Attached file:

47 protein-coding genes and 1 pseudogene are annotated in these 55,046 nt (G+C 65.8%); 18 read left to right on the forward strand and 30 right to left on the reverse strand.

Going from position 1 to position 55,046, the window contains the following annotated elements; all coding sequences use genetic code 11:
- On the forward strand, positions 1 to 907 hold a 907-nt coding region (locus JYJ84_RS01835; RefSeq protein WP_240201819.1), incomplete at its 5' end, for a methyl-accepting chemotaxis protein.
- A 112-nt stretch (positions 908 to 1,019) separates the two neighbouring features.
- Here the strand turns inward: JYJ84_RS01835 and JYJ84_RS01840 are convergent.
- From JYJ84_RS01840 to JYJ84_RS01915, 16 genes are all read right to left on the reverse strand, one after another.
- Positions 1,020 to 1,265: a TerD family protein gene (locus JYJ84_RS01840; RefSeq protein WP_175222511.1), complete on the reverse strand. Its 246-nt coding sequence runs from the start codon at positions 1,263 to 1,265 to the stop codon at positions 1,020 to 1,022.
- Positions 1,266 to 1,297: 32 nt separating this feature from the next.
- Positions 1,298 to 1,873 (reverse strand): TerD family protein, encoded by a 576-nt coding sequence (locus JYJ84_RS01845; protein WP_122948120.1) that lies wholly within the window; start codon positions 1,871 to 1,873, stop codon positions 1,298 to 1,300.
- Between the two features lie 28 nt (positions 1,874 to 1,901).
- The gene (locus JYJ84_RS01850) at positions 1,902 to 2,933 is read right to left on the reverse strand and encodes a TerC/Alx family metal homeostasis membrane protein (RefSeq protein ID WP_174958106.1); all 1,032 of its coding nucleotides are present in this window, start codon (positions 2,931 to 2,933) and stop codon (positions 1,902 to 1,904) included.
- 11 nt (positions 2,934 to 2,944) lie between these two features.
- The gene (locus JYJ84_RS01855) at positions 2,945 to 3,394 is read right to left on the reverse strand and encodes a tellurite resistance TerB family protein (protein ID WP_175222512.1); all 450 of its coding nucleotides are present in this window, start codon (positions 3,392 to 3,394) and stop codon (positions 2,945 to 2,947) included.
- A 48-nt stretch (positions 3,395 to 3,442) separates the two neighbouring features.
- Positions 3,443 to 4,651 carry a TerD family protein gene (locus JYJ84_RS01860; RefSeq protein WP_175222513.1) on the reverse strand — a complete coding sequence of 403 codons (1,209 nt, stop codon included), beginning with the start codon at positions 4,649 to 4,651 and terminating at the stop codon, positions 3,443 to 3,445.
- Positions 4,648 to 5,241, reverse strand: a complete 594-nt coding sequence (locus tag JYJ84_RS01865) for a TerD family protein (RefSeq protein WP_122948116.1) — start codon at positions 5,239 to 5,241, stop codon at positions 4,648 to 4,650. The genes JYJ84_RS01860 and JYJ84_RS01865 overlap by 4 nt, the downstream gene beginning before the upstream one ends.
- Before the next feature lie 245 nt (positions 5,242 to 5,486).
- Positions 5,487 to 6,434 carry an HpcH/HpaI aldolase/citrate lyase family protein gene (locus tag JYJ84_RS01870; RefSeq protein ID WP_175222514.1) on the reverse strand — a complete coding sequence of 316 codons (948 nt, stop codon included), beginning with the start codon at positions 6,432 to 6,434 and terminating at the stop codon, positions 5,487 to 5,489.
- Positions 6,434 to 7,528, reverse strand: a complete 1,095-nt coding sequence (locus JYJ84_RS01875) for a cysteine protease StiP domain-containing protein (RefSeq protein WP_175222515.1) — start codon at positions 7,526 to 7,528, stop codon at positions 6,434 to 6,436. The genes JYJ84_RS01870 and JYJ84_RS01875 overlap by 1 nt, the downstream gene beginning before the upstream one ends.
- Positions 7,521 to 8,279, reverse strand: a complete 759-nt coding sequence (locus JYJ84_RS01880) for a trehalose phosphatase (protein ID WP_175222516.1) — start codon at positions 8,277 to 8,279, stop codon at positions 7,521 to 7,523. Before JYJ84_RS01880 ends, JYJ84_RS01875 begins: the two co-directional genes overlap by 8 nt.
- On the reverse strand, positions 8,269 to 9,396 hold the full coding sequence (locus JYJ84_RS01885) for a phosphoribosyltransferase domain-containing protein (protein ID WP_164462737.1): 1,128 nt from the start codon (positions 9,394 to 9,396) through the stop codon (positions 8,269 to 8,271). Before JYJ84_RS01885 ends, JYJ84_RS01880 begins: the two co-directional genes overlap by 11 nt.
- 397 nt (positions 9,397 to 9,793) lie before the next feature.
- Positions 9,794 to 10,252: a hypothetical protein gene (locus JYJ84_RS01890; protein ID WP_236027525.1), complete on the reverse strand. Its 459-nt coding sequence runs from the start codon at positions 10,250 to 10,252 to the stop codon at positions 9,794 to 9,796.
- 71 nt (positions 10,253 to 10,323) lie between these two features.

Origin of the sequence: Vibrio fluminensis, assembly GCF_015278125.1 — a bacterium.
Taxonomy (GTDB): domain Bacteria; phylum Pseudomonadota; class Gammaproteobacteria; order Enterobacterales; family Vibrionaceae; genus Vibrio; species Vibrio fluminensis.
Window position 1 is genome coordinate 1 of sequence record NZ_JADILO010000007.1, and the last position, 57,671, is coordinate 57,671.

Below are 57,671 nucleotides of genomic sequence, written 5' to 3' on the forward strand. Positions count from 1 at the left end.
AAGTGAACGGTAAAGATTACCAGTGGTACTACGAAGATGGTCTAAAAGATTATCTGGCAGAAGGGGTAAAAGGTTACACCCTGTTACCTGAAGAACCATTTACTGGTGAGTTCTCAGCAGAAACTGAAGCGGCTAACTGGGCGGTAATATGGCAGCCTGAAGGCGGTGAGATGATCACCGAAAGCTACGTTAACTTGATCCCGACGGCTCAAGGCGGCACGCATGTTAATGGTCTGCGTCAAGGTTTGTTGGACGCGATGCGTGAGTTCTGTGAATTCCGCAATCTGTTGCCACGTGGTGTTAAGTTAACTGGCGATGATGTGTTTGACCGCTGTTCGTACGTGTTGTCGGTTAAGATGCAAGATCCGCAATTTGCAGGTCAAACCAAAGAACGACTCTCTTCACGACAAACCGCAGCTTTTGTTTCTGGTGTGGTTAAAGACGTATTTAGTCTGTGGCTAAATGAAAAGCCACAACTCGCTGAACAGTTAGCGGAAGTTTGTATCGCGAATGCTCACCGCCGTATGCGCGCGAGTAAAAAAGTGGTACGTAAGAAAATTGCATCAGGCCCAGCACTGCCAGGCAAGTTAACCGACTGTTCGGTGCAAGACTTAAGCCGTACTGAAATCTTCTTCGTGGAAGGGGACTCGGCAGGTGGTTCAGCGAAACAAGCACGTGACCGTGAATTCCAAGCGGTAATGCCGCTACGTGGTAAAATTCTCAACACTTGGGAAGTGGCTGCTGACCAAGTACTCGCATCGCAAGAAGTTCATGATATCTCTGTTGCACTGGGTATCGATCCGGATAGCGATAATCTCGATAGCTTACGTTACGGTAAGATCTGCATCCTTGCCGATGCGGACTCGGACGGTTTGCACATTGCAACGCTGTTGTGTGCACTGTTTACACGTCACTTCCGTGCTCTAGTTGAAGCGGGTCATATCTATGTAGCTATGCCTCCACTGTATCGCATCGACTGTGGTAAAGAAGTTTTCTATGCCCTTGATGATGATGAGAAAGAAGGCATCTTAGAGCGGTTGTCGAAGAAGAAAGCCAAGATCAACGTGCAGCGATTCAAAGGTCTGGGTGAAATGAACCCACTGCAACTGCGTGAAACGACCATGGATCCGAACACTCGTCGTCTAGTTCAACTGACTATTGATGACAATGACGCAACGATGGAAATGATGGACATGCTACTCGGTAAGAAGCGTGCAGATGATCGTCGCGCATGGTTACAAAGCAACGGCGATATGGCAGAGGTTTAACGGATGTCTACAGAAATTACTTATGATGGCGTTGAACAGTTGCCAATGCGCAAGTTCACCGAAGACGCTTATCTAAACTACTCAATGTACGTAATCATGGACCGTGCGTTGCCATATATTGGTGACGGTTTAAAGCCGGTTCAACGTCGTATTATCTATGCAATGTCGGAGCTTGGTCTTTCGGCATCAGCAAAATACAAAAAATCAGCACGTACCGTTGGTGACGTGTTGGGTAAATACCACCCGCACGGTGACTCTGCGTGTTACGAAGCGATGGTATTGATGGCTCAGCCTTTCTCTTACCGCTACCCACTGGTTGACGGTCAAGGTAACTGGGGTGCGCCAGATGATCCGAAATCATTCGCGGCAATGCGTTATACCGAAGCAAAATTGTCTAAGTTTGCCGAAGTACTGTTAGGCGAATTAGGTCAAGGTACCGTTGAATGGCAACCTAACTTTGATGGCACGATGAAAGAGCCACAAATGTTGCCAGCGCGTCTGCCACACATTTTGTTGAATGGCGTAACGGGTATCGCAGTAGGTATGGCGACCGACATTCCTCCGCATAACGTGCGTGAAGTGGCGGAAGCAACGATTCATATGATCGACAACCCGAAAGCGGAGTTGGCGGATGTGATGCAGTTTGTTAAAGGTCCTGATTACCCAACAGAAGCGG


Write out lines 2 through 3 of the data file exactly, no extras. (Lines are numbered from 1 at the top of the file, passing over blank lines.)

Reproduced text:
Going from position 1 to position 55,046, the window contains the following annotated elements; all coding sequences use genetic code 11:
- On the forward strand, positions 1 to 907 hold a 907-nt coding region (locus JYJ84_RS01835; RefSeq protein WP_240201819.1), incomplete at its 5' end, for a methyl-accepting chemotaxis protein.